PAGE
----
The UK is at the forefront of the financial services revolution. With one of the world’s highest contactless card adoption rates, a thriving challenger bank community and successful open banking initiatives, it’s no surprise the nation’s fintech industry generates around £20 billion in annual returns.
Championing a consumer-centric approach to innovation, there’s a lot to be learned from UK fintech. Fresh from this year’s Innovate Finance Global Summit 2019 in London, let’s reflect on some of the key trends and conversations shaping the future of fintech, banking and payments from the Brits.
Opening banking to biometrics
Open banking dominated a number of conversations at Innovate Finance, with delivering better, more valuable consumer services at the heart of initiatives. While an increasingly global phenomena, the UK is widely considered to be leading the way globally in delivering true open banking, with nine of the nation’s leading banks already live with open services.
But despite the nation’s relationship with Europe (don’t mention Brexit!), it’s still liable to comply with European Payments Directive, PSD2. Under the regulation, banks must implement multi-factor secure customer authentication (SCA) solutions to secure transactions and other financial services. To avoid yet more PINs and passwords, its unsurprising many UK banks are placing biometrics at the heart of their open banking projects.
Sitting in the sweet spot of security and convenience, biometrics can add an extra layer of security without compromising UX and delivery of the true goal of open banking.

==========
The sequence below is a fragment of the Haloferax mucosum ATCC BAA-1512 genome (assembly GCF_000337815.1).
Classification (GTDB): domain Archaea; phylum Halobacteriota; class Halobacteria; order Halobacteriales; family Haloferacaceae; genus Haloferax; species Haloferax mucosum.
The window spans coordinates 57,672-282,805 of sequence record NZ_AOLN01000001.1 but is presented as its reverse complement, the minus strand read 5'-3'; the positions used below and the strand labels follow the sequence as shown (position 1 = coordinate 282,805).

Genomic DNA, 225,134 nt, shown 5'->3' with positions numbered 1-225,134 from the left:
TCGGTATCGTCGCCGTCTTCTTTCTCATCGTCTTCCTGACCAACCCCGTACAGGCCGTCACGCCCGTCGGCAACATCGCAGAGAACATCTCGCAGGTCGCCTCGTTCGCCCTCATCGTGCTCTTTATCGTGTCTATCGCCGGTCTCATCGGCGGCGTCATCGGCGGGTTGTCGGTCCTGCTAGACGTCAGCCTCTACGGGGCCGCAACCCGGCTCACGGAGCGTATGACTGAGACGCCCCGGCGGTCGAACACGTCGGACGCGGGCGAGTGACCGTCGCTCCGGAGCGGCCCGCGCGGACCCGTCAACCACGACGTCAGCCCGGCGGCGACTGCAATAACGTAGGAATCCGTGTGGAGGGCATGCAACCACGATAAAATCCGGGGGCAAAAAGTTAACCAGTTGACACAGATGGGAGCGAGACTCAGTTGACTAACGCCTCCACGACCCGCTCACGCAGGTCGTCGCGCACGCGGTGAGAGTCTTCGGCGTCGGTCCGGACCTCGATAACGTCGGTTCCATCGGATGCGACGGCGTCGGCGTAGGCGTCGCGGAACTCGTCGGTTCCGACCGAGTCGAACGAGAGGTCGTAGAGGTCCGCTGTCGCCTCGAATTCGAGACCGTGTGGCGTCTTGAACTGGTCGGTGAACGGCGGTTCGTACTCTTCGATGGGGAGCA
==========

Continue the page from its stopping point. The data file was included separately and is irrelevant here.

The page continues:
The UK cemented its ‘early adopter’ status over a decade ago, becoming one of the first nations to adopt contactless cards. Now, almost 83% of consumer debit cards are contactless, with nearly 50% of all face-to-face payments made with just a ‘tap’.
However, despite the form factor’s popularity, consumers remain frustrated by two things: fear of fraud should their card be lost or stolen, and the £30 payment cap. The introduction of the biometric payment card is a natural evolution: bringing security to the beloved contactless card while empowering banks to finally scrap that pesky payment cap!
Royal Bank of Scotland (RBS) and NatWest’s recent trial announcements of biometric contactless cards were a testament to this, citing removing the payment cap as the major motivation behind the trial. The first of many in the UK? We think so.
Challenger banks, the tech-loving innovators muscling into the traditional banking ecosystem, have had real success in the UK. Players such as Monzo and Starling Bank have gathered real momentum in recent years and are driving forward a new consumer-centric, digital age of banking.
As a result, consumer expectations are at an all-time high; traditional banks are under pressure to deliver greater value and convenience with their financial management services.
Who will ‘win’ between the new Fintechs, ‘TechFins’ (historically ‘tech’ players now entering the financial world, such as Apple), and traditional banks was a central discussion point during our panel session at Innovate Finance.
Certainly in the UK, there’ll likely be no single ‘winner’. Consumers have an appetite for new financial services technologies, but trust remains key. And, as our consumer research proved, this trust still sits with traditional banks.
Keep calm and fintech on?
It’s an exciting time for the UK. Its financial landscape is at an interesting turning point: moving swiftly from ‘talk’ to ‘walk’ in open banking, consumer-centric applications and the launch of new payment form factors.
Biometrics is the “biggest development in card technology in recent years”, adding value to contactless cards, and we look forward to seeing how the nation’s financial services players will utilize biometric technology to add value across other payment form factors and financial services.
One thing’s for sure, Britain’s fintech future is bright.
By Lina Andolf-Orup, Senior Director, Fingerprint Cards